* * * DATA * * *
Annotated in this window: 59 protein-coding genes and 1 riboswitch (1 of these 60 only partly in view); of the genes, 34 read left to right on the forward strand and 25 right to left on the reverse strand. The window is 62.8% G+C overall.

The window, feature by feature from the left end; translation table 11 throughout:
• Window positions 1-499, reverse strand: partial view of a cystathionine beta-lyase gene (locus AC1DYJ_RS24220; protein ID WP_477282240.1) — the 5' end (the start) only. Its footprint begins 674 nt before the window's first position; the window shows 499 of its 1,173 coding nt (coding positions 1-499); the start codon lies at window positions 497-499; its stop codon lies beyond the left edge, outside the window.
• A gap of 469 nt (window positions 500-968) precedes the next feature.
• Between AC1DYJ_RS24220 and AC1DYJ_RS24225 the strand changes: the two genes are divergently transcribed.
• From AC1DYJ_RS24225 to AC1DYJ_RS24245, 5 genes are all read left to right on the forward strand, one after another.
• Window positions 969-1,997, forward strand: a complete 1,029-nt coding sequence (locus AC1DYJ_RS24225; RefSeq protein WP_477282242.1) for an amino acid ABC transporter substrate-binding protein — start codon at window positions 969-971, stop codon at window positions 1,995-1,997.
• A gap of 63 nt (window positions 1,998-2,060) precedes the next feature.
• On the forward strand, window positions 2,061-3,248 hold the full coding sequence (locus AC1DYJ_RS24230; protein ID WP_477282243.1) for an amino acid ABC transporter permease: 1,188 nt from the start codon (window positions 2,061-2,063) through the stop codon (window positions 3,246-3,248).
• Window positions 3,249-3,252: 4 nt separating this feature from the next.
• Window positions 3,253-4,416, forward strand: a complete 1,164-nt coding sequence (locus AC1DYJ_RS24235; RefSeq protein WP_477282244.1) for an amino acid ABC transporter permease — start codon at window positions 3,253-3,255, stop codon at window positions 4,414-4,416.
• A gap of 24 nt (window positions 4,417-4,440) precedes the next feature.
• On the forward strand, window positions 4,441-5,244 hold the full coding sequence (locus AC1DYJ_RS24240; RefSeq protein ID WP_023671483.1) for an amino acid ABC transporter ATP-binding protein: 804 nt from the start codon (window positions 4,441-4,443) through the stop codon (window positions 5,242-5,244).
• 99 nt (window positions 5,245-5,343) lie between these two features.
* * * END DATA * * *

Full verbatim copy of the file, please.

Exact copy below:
Annotated in this window: 59 protein-coding genes and 1 riboswitch (1 of these 60 only partly in view); of the genes, 34 read left to right on the forward strand and 25 right to left on the reverse strand. The window is 62.8% G+C overall.

The window, feature by feature from the left end; translation table 11 throughout:
• Window positions 1-499, reverse strand: partial view of a cystathionine beta-lyase gene (locus AC1DYJ_RS24220; protein ID WP_477282240.1) — the 5' end (the start) only. Its footprint begins 674 nt before the window's first position; the window shows 499 of its 1,173 coding nt (coding positions 1-499); the start codon lies at window positions 497-499; its stop codon lies beyond the left edge, outside the window.
• A gap of 469 nt (window positions 500-968) precedes the next feature.
• Between AC1DYJ_RS24220 and AC1DYJ_RS24225 the strand changes: the two genes are divergently transcribed.
• From AC1DYJ_RS24225 to AC1DYJ_RS24245, 5 genes are all read left to right on the forward strand, one after another.
• Window positions 969-1,997, forward strand: a complete 1,029-nt coding sequence (locus AC1DYJ_RS24225; RefSeq protein WP_477282242.1) for an amino acid ABC transporter substrate-binding protein — start codon at window positions 969-971, stop codon at window positions 1,995-1,997.
• A gap of 63 nt (window positions 1,998-2,060) precedes the next feature.
• On the forward strand, window positions 2,061-3,248 hold the full coding sequence (locus AC1DYJ_RS24230; protein ID WP_477282243.1) for an amino acid ABC transporter permease: 1,188 nt from the start codon (window positions 2,061-2,063) through the stop codon (window positions 3,246-3,248).
• Window positions 3,249-3,252: 4 nt separating this feature from the next.
• Window positions 3,253-4,416, forward strand: a complete 1,164-nt coding sequence (locus AC1DYJ_RS24235; RefSeq protein WP_477282244.1) for an amino acid ABC transporter permease — start codon at window positions 3,253-3,255, stop codon at window positions 4,414-4,416.
• A gap of 24 nt (window positions 4,417-4,440) precedes the next feature.
• On the forward strand, window positions 4,441-5,244 hold the full coding sequence (locus AC1DYJ_RS24240; RefSeq protein ID WP_023671483.1) for an amino acid ABC transporter ATP-binding protein: 804 nt from the start codon (window positions 4,441-4,443) through the stop codon (window positions 5,242-5,244).
• 99 nt (window positions 5,245-5,343) lie between these two features.